These cuts are necessary, we are told. “Our reduction and other actions are absolutely essential if our businesses are to be competitive,” explained Robert Allen, CEO of AT&T, last January as he announced the layoff of 40,000 workers (while he pocketed more than $5.2 million in salary). Again and again, in speeches reminiscent of the parental adage “This hurts me more than it hurts you,” corporate chiefs hand out expedient rationalizations. Some claim the mass layoffs are necessary to keep their businesses in operation, arguing that the firings actually protect jobs. Others point to charts showing how their “re-engineered” organizations will miraculously accomplish more with fewer employees. Still others, tapping into the insecurity of workers struggling to keep pace in the Information Age, blame layoffs on their employees’ lack of technological skills.
The downsizing — or “rightsizing” in current corporate lingo — myths keep growing, embellished with each telling and validated not by reality, but by their own repetition and the status of their many narrators. The column to the right presents the big four.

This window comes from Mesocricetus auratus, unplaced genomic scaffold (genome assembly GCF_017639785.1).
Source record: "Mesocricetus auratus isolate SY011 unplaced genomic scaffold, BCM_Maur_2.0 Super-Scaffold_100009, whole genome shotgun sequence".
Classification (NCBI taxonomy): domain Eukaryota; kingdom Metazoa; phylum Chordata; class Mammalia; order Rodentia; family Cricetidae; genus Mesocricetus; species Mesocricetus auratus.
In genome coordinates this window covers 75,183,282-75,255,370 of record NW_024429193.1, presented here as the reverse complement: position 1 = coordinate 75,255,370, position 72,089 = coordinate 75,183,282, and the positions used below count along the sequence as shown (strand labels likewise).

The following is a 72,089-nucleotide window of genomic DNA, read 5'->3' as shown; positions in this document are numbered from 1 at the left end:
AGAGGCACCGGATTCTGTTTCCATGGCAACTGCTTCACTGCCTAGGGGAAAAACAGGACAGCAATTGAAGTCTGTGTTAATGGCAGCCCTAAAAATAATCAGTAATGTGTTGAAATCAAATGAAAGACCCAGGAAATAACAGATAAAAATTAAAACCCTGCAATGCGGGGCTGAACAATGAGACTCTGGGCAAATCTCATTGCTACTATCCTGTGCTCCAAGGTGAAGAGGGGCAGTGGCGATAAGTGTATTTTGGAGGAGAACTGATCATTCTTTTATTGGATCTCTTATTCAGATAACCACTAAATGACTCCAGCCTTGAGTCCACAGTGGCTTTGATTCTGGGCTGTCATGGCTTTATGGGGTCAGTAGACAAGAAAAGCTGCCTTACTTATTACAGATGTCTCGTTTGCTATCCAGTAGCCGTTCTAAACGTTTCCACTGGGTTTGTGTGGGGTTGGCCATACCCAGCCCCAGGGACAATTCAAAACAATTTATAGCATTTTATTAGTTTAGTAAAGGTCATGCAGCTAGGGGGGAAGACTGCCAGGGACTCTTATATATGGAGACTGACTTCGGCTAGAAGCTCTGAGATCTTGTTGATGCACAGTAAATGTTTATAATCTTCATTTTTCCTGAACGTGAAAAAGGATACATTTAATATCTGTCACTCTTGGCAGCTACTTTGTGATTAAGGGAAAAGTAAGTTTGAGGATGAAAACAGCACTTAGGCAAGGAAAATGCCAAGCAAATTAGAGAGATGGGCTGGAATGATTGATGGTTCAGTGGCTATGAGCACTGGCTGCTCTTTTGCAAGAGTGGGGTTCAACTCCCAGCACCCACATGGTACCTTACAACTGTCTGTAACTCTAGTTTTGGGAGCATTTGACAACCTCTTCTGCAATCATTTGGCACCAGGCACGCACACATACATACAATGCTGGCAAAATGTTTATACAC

Strip away the myths and what remains is an ugly truth: Management uses layoffs to lower wages and make a quick profit. Bypassing the hard work of strategic planning, executives increasingly take the shortcut of a layoff.
However, downsizing is not just a matter of shortsightedness, but of self-interest. Wall Street believes downsizing equals lower wages and bigger profits, and rewards CEOs who announce big layoffs by driving up their company’s stock price. Since CEOs typically receive big chunks of stock, their net worth spirals up, just as their unlucky workers are wondering how they’re going to make the mortgage payment.
The accelerating pace of layoffs has steadily lowered the standard of living for working Americans. Not only are wages decreasing, but the safety net that protects workers against such catastrophes as chronic illness or long-term disability has all but vanished. Layoffs are also eating away at retirement funds and life savings.
But there are alternatives to this corporate narcissism. As more Americans wake up to their lower standard of living, politicians and their pollsters are starting to pay attention. The GOP reached a political watershed this past winter when Republican presidential candidate Pat Buchanan horrified the party by condemning corporations — many of which contribute millions of dollars to the political right — for their mass layoffs. So deep are the populist roots of this anger, not even the party’s spin doctors could stop the Buchanan insurgence.
The Democrats now recognize that the GOP could co-opt their waning allegiance to labor. House Democratic leader Richard Gephardt is preparing legislation to slow the pace of layoffs and hold wages steady. Stopping short of legal restrictions, Rep. Gephardt’s approach would provide a mix of corporate incentives and deterrents to protect workers.